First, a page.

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Thanks JBailey for the link to those videos. I actually have a 1kg bag of the Ponthier passion fruit puree. I'm going to make a passion fruit caramel for a chocolate filling and I needed ideas for other things I could make with it. I was thinking of PdF and now seeing this vid I think I'll try that.

Question though. Caster sugar is finer than common granulated sugar, right? Does using caster sugar make that much of a difference over granulated? If so, can I just whirl some granulated sugar in a food processor to refine it a bit?

Sugar is all going to dissolve anyway - no need to whirl.

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The Ponthier puree that I have has 10% added sugar. I'll probably try Greweling's PdF recipe from "Chocolate & Confections at Home" which doesn't require the apple compote and uses liquid pectin instead of powdered. Would I need to adjust the amount of Ponthier puree and sugar I use? The recipe calls for 16oz fruit puree, 24oz sugar. So if I'm thinking through the math correctly, I would need 17.6oz of Ponthier puree and 22.4oz of sugar.

I've never made jellies or used pectin before, so I have no idea how important the ratio of sugar/pectin/acid is in order for it to gel properly. Greweling states that sugar "is a necessary ingredient for the pectin to bind properly. Cutting down on the sugar in the pectin jelly recipe will cause it not to set properly." Does that also mean that increasing the amount of sugar will cause it to set too firmly? Would 10% make that much of a difference in texture of the finished PdF? Or would it just be sweeter?

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Hi all,

This is my first post here, and I hope I'm not being rude by interjecting my own question into this discussion.

For the past 8 years or so I have been sending out bags of cookies/cakes to all my friends and family around Christmas. Originally it included the cakes and cookies that I grew up with around that time of year. Over the past couple years though someone who has a severe gluten intolerance has made it onto the list so I have been experimenting with truffles, filled chocolates and candied fruits. This year I would like to include a selection of pate de fruit.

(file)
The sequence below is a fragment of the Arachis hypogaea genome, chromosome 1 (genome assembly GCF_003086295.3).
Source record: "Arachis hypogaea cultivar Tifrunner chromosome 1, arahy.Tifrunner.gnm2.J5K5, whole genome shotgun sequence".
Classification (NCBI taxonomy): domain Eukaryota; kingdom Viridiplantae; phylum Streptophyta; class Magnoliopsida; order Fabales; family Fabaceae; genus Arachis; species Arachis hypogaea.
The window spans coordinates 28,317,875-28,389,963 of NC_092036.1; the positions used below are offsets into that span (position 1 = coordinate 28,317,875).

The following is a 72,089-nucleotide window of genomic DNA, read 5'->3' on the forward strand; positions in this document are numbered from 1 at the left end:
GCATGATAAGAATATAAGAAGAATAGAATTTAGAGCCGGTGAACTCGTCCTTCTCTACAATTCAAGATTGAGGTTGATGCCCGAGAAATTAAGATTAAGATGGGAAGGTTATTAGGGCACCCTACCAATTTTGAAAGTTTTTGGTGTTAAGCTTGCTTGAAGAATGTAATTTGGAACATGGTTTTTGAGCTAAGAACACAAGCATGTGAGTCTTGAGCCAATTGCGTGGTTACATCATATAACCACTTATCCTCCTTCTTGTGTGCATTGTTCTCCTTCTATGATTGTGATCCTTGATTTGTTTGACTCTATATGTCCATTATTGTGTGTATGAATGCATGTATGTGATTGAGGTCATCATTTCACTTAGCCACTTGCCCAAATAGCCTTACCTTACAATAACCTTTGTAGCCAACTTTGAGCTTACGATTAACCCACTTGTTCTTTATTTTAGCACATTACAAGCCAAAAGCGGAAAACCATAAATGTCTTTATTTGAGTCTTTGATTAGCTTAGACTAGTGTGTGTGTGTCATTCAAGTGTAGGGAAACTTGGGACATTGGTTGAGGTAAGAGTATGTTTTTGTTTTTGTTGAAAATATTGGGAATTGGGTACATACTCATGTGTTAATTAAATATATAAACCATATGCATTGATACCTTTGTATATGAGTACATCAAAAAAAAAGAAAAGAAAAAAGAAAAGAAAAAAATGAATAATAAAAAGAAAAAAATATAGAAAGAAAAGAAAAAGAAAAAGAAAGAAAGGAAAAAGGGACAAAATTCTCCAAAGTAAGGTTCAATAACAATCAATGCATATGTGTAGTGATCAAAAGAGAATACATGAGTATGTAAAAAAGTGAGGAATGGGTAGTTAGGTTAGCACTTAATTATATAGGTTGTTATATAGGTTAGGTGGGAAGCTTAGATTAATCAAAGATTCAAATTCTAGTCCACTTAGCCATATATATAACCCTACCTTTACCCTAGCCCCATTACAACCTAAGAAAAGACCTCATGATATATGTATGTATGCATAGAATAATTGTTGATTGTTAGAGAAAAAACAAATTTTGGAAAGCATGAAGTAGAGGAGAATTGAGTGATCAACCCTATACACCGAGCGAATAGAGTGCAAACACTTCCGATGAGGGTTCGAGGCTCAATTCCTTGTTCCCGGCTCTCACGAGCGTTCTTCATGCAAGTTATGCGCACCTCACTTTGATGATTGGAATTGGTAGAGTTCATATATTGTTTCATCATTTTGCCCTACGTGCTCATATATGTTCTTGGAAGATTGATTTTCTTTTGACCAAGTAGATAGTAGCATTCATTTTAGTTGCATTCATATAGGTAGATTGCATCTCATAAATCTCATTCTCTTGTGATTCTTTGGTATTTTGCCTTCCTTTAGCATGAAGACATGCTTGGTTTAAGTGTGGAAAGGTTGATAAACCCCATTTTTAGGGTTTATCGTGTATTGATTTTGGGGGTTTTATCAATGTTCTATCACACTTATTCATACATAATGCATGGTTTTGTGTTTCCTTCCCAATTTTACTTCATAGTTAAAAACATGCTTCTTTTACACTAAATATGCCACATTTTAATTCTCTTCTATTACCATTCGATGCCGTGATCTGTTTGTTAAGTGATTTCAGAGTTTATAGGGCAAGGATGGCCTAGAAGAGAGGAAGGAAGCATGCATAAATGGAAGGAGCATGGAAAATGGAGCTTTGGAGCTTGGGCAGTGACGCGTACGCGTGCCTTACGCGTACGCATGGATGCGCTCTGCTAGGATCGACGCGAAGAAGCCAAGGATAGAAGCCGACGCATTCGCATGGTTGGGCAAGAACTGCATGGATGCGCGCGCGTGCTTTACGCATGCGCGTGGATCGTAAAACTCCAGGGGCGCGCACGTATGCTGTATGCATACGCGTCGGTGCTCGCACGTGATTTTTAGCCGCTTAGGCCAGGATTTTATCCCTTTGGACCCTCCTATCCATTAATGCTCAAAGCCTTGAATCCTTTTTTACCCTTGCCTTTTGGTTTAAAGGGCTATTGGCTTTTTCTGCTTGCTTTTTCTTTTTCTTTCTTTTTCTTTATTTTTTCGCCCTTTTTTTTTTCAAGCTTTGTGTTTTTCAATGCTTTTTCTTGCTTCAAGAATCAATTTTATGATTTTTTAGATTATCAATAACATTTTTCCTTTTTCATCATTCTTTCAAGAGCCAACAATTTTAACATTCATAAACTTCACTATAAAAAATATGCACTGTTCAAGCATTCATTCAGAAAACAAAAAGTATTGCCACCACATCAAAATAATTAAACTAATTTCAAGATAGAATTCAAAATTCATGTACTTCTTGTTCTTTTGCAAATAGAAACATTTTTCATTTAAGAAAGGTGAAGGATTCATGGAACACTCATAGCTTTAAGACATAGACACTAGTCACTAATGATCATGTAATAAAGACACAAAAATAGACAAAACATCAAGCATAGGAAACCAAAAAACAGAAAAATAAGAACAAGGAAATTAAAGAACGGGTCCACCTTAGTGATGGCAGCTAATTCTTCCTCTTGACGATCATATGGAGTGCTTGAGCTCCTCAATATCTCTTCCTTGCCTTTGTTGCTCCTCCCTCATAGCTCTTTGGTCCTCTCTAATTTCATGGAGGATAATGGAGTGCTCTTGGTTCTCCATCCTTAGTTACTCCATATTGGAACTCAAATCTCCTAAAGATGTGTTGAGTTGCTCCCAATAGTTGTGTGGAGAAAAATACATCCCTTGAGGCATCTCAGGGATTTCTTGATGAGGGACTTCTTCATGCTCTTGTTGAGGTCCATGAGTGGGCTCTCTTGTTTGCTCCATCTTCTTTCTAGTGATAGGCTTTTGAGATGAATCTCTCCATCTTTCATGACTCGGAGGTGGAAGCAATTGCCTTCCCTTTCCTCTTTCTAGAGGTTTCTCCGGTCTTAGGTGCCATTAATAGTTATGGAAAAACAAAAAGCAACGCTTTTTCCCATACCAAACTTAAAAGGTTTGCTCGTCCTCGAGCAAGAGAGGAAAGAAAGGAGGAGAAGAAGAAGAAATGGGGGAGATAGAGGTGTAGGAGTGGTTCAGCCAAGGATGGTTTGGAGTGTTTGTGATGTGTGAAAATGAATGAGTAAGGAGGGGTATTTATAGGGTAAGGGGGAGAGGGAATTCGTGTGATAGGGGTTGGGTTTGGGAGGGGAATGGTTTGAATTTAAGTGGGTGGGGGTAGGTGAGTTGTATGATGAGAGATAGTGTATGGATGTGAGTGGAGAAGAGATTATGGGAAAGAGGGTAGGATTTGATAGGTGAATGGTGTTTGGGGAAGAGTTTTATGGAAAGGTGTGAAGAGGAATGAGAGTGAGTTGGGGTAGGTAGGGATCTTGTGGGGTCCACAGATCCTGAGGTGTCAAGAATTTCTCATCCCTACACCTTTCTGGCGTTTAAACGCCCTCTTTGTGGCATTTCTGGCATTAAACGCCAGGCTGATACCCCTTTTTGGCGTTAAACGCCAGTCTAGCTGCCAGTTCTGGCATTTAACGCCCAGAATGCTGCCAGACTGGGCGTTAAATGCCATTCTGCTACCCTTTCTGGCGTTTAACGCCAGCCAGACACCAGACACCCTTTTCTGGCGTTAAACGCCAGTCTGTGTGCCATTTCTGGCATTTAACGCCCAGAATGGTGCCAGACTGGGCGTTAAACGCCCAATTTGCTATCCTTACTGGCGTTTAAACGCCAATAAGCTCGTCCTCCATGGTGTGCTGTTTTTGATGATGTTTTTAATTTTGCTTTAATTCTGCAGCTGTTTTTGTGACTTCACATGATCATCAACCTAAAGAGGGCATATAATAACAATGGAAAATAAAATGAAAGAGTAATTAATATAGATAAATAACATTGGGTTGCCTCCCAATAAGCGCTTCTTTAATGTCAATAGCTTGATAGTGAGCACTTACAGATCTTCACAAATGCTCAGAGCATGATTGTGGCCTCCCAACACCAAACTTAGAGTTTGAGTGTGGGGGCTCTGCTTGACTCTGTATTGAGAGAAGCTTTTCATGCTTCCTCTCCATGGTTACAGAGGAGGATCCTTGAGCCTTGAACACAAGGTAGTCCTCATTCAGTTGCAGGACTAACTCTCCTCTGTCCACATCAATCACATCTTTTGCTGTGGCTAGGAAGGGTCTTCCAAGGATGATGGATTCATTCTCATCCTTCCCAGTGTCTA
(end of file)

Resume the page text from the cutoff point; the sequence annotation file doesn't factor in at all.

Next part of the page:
My first attempt last week with a Strawberry pate de fruit was an unmitigated disaster. From perusing the forums, it seems like the pasty jam-like consistency is a result of the wrong type of pectin. I have already put in an order for some apple pectin and some 'G' pectin for my next experiments.

More worrying though was the taste. I had the opportunity to live in France for a couple years when I was growing up, and by my recollection they tasted almost like the fresh fruit they came from. What I made hardly even resembled strawberry by the time it was done cooking. How do you preserve that fresh fruit flavour?

Thanks,

Tyler

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Hi all,

This is my first post here, and I hope I'm not being rude by interjecting my own question into this discussion.

For the past 8 years or so I have been sending out bags of cookies/cakes to all my friends and family around Christmas. Originally it included the cakes and cookies that I grew up with around that time of year. Over the past couple years though someone who has a severe gluten intolerance has made it onto the list so I have been experimenting with truffles, filled chocolates and candied fruits. This year I would like to include a selection of pate de fruit.